ST. GEORGE — In the shadow of the governor declaring a state of emergency Tuesday for current and future flooding events across Utah as the state’s record-level snowpack melts, the Washington County Commission passed a county-level declaration as a precautionary measure.
“This declaration (of emergency) is something we do routinely in times of crisis or potential crisis, and that’s what is before us today,” Jason Bradley, Washington County emergency operations manager, told the commission Tuesday afternoon.
The emergency declaration opens access to state and federal-level funds and aid for flood response and mitigation efforts.
Concerns about flooding stem from the high snowpack in the mountains that is gradually melting as temperatures increase. If the runoff continues to come down at a gradual pace, local emergency managers have said the potential for flooding will be minimal. That could change if temperatures jump or a warm rain sweeps through the region.
The county experienced some flooding in mid-March as the snowpack began to melt and has left rivers and streams running high since.
“It’s kind of a strategic chess move on our part,” Bradley said. “If there is a significant expense from flooding, this is a step to get money and assistance.”
While Washington County hasn’t experienced major flooding or landslide events related to melting snowpack as parts of northern Utah have, the emergency declaration will help expedite calls for aid and the purchase of emergency supplies.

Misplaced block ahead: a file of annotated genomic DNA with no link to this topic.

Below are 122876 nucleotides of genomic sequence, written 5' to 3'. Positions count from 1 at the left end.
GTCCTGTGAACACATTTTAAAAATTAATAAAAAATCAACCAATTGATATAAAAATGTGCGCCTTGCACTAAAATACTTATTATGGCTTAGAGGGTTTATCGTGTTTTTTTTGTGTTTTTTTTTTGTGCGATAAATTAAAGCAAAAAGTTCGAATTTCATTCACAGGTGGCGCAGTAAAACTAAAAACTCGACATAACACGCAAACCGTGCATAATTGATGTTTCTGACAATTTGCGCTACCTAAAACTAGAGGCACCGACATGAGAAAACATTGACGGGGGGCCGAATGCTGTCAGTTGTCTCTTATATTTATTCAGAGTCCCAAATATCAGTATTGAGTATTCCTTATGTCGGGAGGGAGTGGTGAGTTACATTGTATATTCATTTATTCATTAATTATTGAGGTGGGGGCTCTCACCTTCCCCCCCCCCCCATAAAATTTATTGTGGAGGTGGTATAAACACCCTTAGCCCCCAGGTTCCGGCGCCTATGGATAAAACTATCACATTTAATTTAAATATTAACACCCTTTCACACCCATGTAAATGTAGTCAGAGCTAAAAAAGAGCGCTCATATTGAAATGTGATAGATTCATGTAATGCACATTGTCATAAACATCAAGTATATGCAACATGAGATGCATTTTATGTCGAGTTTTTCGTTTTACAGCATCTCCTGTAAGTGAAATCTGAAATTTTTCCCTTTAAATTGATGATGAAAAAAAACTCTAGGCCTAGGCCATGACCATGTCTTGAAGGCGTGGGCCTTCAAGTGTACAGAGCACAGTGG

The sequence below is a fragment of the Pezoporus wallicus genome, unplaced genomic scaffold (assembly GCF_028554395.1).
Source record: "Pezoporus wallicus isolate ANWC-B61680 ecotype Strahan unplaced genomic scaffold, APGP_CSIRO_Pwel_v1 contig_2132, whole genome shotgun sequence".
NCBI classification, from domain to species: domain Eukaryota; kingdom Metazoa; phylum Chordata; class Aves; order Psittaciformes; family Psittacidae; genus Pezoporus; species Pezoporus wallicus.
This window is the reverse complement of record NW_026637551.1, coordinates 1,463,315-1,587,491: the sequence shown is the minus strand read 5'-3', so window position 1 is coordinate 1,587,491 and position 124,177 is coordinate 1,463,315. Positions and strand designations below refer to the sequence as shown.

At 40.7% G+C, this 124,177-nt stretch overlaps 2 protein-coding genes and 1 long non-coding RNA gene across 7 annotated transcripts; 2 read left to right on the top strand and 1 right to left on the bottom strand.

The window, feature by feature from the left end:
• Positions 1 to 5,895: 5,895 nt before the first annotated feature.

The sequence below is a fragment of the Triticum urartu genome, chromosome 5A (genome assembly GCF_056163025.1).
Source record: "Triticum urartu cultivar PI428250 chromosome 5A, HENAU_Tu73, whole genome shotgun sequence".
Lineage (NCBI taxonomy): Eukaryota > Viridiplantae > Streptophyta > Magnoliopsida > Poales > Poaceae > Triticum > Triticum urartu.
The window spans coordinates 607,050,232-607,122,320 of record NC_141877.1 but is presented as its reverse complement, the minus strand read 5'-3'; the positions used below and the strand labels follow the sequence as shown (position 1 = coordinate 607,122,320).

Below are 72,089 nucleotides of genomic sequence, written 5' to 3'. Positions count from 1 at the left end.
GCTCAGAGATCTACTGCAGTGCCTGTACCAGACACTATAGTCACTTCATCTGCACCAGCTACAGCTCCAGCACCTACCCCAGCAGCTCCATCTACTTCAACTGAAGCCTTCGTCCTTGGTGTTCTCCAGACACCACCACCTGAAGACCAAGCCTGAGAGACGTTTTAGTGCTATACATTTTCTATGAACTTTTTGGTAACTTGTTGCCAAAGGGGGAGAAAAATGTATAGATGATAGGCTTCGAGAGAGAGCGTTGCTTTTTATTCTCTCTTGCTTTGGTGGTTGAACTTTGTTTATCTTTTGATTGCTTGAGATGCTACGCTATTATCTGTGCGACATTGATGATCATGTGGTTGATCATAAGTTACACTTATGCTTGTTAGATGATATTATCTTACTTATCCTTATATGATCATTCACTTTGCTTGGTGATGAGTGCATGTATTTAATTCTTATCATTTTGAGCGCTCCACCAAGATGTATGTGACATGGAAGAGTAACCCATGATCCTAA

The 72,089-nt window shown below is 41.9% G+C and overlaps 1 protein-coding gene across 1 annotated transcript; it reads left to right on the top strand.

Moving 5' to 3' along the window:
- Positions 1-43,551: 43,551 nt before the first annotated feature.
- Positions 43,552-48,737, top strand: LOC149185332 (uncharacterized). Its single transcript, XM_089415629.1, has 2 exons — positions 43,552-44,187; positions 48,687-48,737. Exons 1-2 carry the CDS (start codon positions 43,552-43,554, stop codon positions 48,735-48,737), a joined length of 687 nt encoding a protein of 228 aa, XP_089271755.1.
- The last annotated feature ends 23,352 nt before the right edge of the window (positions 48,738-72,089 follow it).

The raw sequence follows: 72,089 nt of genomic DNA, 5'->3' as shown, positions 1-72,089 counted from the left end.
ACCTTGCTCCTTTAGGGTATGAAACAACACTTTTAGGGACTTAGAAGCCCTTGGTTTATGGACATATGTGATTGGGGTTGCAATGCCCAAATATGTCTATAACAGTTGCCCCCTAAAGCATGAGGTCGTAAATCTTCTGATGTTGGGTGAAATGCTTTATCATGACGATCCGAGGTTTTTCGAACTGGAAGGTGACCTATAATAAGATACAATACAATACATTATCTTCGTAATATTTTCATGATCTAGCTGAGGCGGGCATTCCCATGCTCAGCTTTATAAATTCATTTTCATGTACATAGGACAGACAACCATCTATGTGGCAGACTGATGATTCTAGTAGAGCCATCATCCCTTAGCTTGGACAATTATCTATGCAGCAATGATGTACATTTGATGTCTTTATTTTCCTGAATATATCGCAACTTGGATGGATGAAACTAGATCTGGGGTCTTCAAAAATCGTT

“There could be a potential disaster,” Commissioner Victor Iverson said. “Luckily, I think Mother Nature is cooperating with us in bringing that snow off (slowly).”
Jason Whipple, director of Washington County Emergency Services, recently told St. George News that the county was prepared to respond to potential flooding. Thus far, in an effort to cut down on response time, heavy equipment and flood-mitigation supplies have been staged across the county where major flooding is expected to occur. The county has also secured over 100,000 sandbags from the state.
On the state level, Utah lawmakers put $5 million toward flood-related emergency management during the recently completed session. Those funds have already run dry.
However, with Gov. Spencer Cox’s state of emergency declaration, the State Disaster Recovery Restricted Account has become accessible for use.
“We want to have everything in order,” Commission Chair Adam Snow said. “This is just one step in our ability to address (flooding) if it happens.”
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